Cheshire East Plan Consultation Criticised Following Unwise Remarks of Leader

Actions have consequences

Place North West

A vow by the leader of Cheshire East Council to oppose speculative housing development on “green gap” land near Crewe has led to questions about his role in the ongoing public consultation into the authority’s local plan.

Cheshire East has still to produce its local plan in line with the requirements of the National Planning Policy Framework, which came into force in March 2012. The local authority is mid-way through a public consultation exercise into residential land supply identified in its draft local plan published in February. Comments for the latest round of consultation must be submitted by Thursday 30 May.

Paul Williams, a director at Mosaic Town Planning, said the situation in Cheshire East is different to that faced by other local authorities still working to meet their local planning requirements as the Conservative council’s leader, Cllr Michael Jones, chose to make his views clear during the consultation process.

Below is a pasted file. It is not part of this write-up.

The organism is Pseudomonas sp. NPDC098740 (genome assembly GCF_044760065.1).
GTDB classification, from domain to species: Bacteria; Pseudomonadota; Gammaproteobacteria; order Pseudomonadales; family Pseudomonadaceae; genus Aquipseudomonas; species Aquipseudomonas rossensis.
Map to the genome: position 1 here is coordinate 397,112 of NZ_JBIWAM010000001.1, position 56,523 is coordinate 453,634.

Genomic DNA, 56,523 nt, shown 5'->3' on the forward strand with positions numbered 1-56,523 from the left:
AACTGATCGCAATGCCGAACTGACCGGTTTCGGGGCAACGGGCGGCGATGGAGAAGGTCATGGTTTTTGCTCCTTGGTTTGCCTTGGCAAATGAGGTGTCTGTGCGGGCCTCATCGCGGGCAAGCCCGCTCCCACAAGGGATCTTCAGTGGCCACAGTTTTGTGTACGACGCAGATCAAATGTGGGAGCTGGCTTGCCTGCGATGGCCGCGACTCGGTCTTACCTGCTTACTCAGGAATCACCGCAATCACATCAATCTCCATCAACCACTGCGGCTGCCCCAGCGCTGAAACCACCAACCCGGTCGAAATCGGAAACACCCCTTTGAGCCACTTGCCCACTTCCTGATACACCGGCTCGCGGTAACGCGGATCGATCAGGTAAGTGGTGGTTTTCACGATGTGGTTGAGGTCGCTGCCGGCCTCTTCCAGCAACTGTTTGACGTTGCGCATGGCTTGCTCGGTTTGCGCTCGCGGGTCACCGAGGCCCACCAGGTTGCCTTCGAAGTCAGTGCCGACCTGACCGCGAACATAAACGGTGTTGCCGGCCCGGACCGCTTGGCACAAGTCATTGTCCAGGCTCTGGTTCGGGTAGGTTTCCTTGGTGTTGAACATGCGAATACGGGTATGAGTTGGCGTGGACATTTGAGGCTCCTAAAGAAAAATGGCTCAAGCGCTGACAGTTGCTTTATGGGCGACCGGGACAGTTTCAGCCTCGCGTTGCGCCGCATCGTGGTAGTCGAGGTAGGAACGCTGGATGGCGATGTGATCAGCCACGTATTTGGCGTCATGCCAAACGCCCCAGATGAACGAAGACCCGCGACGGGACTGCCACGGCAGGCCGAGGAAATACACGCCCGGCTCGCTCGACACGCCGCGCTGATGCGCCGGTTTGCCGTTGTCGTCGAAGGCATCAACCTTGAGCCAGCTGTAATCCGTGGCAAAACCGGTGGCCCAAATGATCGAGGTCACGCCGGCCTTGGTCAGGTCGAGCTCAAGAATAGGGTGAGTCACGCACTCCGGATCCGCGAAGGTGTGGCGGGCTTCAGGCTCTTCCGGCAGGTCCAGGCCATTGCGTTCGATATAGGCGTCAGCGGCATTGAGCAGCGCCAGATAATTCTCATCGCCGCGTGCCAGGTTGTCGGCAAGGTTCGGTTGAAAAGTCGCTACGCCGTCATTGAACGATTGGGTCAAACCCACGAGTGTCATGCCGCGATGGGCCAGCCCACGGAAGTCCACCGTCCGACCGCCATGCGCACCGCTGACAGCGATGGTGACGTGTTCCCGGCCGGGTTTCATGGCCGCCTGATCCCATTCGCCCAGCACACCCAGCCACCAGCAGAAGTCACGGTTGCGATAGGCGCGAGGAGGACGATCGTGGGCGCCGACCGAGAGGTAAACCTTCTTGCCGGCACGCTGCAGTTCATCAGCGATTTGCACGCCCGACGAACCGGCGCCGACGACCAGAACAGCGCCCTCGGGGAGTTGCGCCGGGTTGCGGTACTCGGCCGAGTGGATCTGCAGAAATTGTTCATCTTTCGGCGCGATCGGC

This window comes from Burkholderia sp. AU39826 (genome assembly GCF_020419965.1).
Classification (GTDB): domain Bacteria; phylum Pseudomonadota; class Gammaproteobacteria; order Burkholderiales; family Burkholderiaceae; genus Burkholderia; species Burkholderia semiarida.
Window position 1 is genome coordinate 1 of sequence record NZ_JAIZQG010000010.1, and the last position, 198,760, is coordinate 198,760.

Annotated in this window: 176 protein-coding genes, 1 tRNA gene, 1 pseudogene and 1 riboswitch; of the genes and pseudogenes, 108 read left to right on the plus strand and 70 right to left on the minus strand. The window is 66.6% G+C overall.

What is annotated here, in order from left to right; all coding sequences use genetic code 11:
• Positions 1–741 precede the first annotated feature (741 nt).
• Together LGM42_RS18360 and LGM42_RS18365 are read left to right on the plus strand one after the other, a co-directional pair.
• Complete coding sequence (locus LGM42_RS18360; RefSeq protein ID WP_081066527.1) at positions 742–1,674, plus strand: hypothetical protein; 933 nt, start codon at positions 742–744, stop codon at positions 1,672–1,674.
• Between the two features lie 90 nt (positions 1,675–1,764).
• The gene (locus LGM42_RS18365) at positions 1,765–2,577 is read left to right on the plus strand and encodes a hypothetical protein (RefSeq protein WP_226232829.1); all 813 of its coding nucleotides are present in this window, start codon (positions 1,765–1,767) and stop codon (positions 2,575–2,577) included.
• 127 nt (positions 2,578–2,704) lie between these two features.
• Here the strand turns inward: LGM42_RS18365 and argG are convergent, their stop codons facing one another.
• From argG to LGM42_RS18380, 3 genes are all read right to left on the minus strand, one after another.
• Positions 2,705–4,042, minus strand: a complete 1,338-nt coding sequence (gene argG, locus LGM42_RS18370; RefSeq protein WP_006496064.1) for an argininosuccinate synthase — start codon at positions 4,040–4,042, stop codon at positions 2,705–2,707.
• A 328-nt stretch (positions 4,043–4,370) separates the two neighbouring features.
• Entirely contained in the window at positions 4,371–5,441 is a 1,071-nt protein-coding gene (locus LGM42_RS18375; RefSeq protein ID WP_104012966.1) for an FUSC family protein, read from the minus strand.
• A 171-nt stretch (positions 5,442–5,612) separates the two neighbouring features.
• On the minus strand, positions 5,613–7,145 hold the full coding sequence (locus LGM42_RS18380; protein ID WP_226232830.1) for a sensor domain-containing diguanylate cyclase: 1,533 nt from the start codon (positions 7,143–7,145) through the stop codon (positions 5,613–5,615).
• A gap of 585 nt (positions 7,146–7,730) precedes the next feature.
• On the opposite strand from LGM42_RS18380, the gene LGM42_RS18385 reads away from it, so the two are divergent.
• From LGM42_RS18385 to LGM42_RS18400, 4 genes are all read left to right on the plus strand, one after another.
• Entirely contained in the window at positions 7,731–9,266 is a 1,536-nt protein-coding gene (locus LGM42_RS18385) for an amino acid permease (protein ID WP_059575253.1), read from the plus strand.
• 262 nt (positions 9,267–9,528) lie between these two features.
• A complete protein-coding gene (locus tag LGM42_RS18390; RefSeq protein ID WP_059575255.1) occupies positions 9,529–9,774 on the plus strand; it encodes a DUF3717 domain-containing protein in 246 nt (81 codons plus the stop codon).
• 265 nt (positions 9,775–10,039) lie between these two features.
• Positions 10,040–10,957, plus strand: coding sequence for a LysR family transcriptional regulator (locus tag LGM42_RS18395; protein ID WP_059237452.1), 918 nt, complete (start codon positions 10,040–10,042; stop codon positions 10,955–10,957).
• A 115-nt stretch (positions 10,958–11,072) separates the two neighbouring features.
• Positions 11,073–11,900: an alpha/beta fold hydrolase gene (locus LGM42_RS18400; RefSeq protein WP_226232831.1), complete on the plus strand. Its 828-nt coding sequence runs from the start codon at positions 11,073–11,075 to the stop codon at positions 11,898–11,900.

Williams added: “Cllr Jones has spoken out during the consultation period, a time when he would be expected to maintain a neutral stance on an issue which will become the subject of an objective and open debate.

“I think this puts the council in a difficult situation.